One thing that most people forget is gravity: the force that pulls everything towards the centre of the planet, even tiny dust particles definitely larger bits of unwanted stuff. So, when you change a lens, keep the body pointing down.

This has the first advantage that far fewer things will ‘land’ inside the camera body. Snow and rain, but also sand tends to fall down (unless the weather is realllly bad :)

Secondly gravity might make other loose stuff that was already in there fall out  (for example the dust that was shaken off by the cleaning system)!

(4) Don’t face the elements, even if the subject does.

Cathedral of St Michael the Archangel inside the Moscow Kremlin, just before the storm

Cathedral of St Michael the Archangel inside the Moscow Kremlin, just before the storm

So you are watching that upcoming sandstorm or see your subject get sprayed by heavy rain? It likely means you are exposed as well, and as the elements can be fierce, a lot of dame can be done in a few seconds.

So in order to minimize damage, turn the other way for a few seconds (that’s all is takes if you ave followed the 2nd tip!), change the lens, switch the camera back on and turn back to take the shot.

You will hardly loose any time, but sheltering your camera with your own body will prevent stuff from entering. It is better to get your backside wet than snow in your body!

(5) Be fast: timing is crucial!

For all the above it is clear that you need to do things fast. Even if there is no real rush and you are changing lenses to take a close up of a static object like a building, change it fast. Not only to practice for when it is really needed, but the number of tiny particles entering your camera body is directly related to the time it is not protected by any lens.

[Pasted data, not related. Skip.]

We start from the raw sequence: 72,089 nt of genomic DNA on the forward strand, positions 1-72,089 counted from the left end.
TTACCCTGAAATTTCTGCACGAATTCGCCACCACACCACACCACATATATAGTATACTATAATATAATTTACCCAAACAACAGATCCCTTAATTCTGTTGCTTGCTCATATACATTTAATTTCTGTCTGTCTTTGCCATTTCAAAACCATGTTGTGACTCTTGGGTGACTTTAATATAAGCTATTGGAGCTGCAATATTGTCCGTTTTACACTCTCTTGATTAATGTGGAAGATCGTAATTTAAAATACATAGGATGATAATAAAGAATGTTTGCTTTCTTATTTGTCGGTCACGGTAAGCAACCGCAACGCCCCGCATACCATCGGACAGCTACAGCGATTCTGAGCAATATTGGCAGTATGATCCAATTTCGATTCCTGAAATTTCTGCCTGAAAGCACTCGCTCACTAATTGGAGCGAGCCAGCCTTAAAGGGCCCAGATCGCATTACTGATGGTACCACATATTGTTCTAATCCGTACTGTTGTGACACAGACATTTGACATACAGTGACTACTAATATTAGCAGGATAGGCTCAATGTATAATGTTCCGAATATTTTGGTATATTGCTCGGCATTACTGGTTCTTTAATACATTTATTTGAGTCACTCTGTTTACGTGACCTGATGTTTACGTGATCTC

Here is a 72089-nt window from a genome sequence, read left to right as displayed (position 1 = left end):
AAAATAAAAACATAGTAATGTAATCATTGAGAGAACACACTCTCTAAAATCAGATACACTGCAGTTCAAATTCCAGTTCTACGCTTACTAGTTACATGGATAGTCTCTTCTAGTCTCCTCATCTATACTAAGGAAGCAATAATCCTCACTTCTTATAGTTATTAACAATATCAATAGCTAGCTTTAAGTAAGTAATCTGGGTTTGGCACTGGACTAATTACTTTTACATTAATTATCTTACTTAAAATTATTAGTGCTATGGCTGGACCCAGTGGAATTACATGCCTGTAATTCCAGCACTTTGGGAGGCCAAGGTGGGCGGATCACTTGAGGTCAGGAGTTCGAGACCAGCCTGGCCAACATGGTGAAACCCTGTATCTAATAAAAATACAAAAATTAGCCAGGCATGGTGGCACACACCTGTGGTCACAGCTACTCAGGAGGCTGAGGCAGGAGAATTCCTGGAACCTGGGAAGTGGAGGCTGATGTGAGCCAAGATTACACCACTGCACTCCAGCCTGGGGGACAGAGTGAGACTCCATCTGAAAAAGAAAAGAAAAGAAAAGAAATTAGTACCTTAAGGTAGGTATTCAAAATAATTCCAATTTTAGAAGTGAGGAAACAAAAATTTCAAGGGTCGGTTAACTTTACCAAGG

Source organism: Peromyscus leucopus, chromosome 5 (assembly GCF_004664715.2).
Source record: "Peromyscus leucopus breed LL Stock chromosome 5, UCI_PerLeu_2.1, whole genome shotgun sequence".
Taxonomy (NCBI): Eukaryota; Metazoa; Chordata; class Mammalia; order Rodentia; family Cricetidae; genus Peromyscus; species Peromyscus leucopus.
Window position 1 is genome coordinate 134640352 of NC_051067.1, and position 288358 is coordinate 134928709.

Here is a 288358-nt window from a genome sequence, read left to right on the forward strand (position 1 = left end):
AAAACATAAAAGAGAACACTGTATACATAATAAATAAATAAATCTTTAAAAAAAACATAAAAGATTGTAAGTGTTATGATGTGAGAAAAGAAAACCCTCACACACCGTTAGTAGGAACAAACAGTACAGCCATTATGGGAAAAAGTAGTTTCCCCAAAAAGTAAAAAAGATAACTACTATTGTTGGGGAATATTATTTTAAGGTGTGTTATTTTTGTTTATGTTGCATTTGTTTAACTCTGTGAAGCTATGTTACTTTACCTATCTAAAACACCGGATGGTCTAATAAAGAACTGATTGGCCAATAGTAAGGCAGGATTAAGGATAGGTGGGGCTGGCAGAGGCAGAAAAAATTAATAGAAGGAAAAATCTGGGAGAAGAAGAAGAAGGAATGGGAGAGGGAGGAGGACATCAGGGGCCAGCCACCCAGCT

(6) Be prepared, change it beforehand in a better place

Monks in Tibetan Rongbuk Monastery during a snowstorm

Monks in Tibetan Rongbuk Monastery during a snowstorm

This is a bonus tip, closely related to the previous: once you know your lenses, you will often know that you will need to change your lenses. If you hardly ever use your 135mm zoom lens but it is attached from a portrait and now you are in the middle of wide-angle landscape country? Change it (back) before it is needed, so you can choose a sheltered place where there is no direct hurry. trust your gut feeling and plan ahead.

So what do you do to prevent dust when changing lenses? You tell me, share your tips in the comments!

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3 Comments for this entry

  1. Ray:

    Is sensor cleaning an issue with ultra-zoom point and shoot cameras, for example the Olympus SP-570?

    • ExposedPlanet:

      Hi Ray. No, as long as you do not have to switch the lens (which is one of the main features of the ultrazooms), then your sensor will be safe inside. Your worry will be the lens itself as it us usually not possible to put a protective UV filter etc.

      As the ultrazooms usually have a lot of moving parts to get the enormous zoomrange, you still would want to protect it from sand and dust as much as possible, as it can cree in between the different moving parts of the zoom lens, creating all kinds of trouble sooner or later.
      But the tips above do not apply to your camera.

      Cheers, Harry

      • Ray:

        Thanks Harry! I didn’t think so but it’s good to know for sure.